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Breweries and venues stand firm in COVID-19 adversity

Craft

We at Beer & Brewer have always been committed to celebrating and promoting the fantastic industry that is craft beer.

As such, it comes as no surprised to us to learn that amid all this adversity, Australia’s craft brewing sector is stepping up to the plate to help each other out, keep the beer flowing and remain positive during this crisis.

Lots of breweries have reacted to the forced closures of their hospitality venues by introducing takeaway and delivery options, offering beer and often food as well for people to collect or have delivered to their home.

“Beer production has not ceased at this stage and we are switching to cans only for our production so we can keep the deliveries flowing,” Jason Harris, co-founder of Big Shed, tells Beer & Brewer.

In addition to making sure people can get their hands on beer, breweries are also looking to help people in this crisis.

Pioneer Brewing is dispatching ‘care packs’ to hospitality workers affected by the shut-down.

“We are thinking of you and want to Pay it Forward,” co-founder Tamara Gerber tells Beer & Brewer. “Self-isolation to us will mean sowing season will tick along as normal and the brewery will continue virtually at full production.”

Similarly, BrewDog is offering 50% off drive-thru collections to all healthcare staff. The original brewery in Aberdeen has been delivering ‘Punk Sanitiser’, made at their distillery, to the local hospital. The brewery has confirmed that it will be giving away more of it for free to those in need.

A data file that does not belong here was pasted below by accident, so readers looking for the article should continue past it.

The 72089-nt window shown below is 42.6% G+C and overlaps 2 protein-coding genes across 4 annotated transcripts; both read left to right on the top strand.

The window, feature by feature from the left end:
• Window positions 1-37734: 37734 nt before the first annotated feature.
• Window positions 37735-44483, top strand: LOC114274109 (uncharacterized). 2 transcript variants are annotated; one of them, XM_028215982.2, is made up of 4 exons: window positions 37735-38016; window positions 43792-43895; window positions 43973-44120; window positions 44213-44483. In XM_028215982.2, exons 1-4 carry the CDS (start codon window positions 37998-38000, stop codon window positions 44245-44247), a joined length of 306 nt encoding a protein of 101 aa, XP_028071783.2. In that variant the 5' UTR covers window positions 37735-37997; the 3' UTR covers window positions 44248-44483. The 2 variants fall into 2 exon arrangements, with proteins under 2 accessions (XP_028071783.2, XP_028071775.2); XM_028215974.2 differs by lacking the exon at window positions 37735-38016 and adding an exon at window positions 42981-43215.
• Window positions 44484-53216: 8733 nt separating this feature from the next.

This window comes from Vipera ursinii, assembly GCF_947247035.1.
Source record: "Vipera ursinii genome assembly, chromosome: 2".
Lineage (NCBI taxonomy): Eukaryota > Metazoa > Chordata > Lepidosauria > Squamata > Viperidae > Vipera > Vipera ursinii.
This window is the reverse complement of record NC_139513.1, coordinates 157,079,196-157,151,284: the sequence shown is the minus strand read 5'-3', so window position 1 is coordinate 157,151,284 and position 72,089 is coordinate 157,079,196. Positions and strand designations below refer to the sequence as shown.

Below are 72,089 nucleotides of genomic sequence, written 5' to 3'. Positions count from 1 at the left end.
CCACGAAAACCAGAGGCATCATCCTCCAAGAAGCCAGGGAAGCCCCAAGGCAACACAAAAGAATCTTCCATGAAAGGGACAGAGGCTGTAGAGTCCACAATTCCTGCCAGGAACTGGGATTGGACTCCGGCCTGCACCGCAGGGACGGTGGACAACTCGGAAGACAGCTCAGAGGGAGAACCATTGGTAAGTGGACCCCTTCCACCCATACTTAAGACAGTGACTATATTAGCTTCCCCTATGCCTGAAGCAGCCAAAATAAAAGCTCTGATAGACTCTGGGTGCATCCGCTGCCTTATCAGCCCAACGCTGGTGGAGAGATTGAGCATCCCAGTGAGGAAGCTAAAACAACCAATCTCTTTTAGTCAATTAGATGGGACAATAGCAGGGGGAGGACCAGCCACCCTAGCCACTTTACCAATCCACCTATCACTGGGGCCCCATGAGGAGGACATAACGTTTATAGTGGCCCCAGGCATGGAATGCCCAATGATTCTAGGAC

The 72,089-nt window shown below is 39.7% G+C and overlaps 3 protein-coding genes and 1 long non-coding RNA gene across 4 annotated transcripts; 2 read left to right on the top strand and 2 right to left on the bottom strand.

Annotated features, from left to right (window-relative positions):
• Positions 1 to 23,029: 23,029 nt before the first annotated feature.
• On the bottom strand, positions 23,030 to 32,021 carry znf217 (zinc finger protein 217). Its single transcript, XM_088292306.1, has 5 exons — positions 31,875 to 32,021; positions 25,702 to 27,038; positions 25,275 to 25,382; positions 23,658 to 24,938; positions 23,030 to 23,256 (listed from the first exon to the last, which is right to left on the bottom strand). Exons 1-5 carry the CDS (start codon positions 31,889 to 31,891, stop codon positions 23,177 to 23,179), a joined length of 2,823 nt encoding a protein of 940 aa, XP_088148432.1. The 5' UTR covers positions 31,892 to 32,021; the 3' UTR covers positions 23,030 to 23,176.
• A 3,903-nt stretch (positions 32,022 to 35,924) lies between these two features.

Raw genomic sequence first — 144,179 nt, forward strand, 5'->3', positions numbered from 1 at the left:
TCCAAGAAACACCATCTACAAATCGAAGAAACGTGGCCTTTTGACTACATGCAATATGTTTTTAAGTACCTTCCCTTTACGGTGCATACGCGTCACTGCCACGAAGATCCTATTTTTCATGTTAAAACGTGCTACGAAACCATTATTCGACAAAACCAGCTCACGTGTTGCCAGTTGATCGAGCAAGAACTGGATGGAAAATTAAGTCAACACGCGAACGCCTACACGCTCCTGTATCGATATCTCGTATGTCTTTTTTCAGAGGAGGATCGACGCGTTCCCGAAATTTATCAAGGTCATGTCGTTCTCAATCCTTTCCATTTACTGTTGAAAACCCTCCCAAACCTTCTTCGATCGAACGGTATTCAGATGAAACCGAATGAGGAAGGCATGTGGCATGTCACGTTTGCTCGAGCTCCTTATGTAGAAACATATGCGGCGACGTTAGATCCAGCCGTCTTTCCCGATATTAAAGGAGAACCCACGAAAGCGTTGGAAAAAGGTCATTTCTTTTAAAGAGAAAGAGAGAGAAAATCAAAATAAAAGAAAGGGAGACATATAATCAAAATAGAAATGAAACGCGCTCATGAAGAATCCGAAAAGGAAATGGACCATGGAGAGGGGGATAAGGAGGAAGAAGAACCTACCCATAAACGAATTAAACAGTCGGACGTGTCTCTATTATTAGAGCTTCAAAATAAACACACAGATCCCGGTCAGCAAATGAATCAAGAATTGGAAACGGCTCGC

Breweries in Australia are also producing hand sanitiser. In Queensland, Land & Sea Brewery has joined forced with Fortune Noosa Head Distillery to produce sanitising liquid to World Health Organisation standards.

“Global shortages on key ingredients and containers have made the process very difficult but we’re now very glad to say that we’ve been able to provide sanitiser by the litre to those industries and individuals who need it most (hospitals, government officials, etc.) and pending on a delivery of supplies, we’ll hopefully be able to open it up to the community for purchase in the coming weeks,” Sian Murray, of Land & Sea, tells Beer & Brewer.  

In Western Australia, Spinifex Brewing Co and Limestone Coast Brewery have turned their breweries into hand sanitiser production facilities. They are currently producing up to 1,000 litres of ethanol every day and converting it into hand sanitiser. The founders are calling on the government to prioritise testing so that the sanitiser can be made available as soon as possible.

Beer venues have been hit hard and forced to shut their doors, but there are still ways for people to support them in their hour of need.

Bitter Phew, the Sydney bar that topped Beer & Brewer’s Top 50 Beer Venues back in 2017, has put out a statement on its Facebook page, offering ‘virtual bar tabs’.

“As of today, we’re launching ‘virtual bar tabs’ – every $100 you spend with us earns you $120 – redeemable indefinitely whenever we’re cleared to reopen the doors,” the venue said in a statement.

Kaiju! is not offering delivery of its beer in a bid to encourage people to support their local bottleshops and buy from there.

“This is a conscious decision we have made in the interests of #KeepingLocalAlive,” say co-founders Callum and Nat Reeves. “This means supporting those venues and retailers who support us on a weekly basis and ensure our tanks are full, our brewery is busy and our logistics partners are delivering.”

Breweries, venues and bottleshops need your support in these challenging times. If you can, do please KeepLocalAlive.

We will be adding to this piece as new stories emerge. So get in touch and tell us what you’re doing at cwhitting@intermedia.com.au.

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